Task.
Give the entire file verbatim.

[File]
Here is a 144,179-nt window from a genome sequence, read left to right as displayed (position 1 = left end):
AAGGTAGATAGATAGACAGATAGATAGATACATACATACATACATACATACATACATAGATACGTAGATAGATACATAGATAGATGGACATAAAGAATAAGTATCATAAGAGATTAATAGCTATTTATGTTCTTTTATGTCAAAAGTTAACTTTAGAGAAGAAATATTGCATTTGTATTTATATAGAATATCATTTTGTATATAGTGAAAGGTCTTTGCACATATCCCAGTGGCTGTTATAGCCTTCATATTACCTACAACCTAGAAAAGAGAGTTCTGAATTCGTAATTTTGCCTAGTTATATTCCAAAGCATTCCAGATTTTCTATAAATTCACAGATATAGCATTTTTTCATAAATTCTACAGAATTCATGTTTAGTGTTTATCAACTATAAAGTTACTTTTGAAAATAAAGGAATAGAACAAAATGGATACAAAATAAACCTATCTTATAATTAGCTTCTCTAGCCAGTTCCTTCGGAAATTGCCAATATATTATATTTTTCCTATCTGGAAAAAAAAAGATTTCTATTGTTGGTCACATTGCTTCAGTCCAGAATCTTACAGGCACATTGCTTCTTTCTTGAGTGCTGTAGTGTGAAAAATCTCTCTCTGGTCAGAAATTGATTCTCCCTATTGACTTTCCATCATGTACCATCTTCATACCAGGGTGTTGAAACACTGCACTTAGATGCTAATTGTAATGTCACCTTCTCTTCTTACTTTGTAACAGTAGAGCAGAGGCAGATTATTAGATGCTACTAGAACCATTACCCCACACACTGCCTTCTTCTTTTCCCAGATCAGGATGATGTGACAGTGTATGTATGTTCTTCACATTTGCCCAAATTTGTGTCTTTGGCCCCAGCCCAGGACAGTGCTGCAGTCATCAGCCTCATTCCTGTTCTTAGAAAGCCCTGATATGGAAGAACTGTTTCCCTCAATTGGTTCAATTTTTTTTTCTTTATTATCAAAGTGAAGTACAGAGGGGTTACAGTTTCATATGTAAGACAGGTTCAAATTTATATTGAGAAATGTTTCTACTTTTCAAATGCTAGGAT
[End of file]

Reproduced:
Here is a 144,179-nt window from a genome sequence, read left to right as displayed (position 1 = left end):
AAGGTAGATAGATAGACAGATAGATAGATACATACATACATACATACATACATACATAGATACGTAGATAGATACATAGATAGATGGACATAAAGAATAAGTATCATAAGAGATTAATAGCTATTTATGTTCTTTTATGTCAAAAGTTAACTTTAGAGAAGAAATATTGCATTTGTATTTATATAGAATATCATTTTGTATATAGTGAAAGGTCTTTGCACATATCCCAGTGGCTGTTATAGCCTTCATATTACCTACAACCTAGAAAAGAGAGTTCTGAATTCGTAATTTTGCCTAGTTATATTCCAAAGCATTCCAGATTTTCTATAAATTCACAGATATAGCATTTTTTCATAAATTCTACAGAATTCATGTTTAGTGTTTATCAACTATAAAGTTACTTTTGAAAATAAAGGAATAGAACAAAATGGATACAAAATAAACCTATCTTATAATTAGCTTCTCTAGCCAGTTCCTTCGGAAATTGCCAATATATTATATTTTTCCTATCTGGAAAAAAAAAGATTTCTATTGTTGGTCACATTGCTTCAGTCCAGAATCTTACAGGCACATTGCTTCTTTCTTGAGTGCTGTAGTGTGAAAAATCTCTCTCTGGTCAGAAATTGATTCTCCCTATTGACTTTCCATCATGTACCATCTTCATACCAGGGTGTTGAAACACTGCACTTAGATGCTAATTGTAATGTCACCTTCTCTTCTTACTTTGTAACAGTAGAGCAGAGGCAGATTATTAGATGCTACTAGAACCATTACCCCACACACTGCCTTCTTCTTTTCCCAGATCAGGATGATGTGACAGTGTATGTATGTTCTTCACATTTGCCCAAATTTGTGTCTTTGGCCCCAGCCCAGGACAGTGCTGCAGTCATCAGCCTCATTCCTGTTCTTAGAAAGCCCTGATATGGAAGAACTGTTTCCCTCAATTGGTTCAATTTTTTTTTCTTTATTATCAAAGTGAAGTACAGAGGGGTTACAGTTTCATATGTAAGACAGGTTCAAATTTATATTGAGAAATGTTTCTACTTTTCAAATGCTAGGAT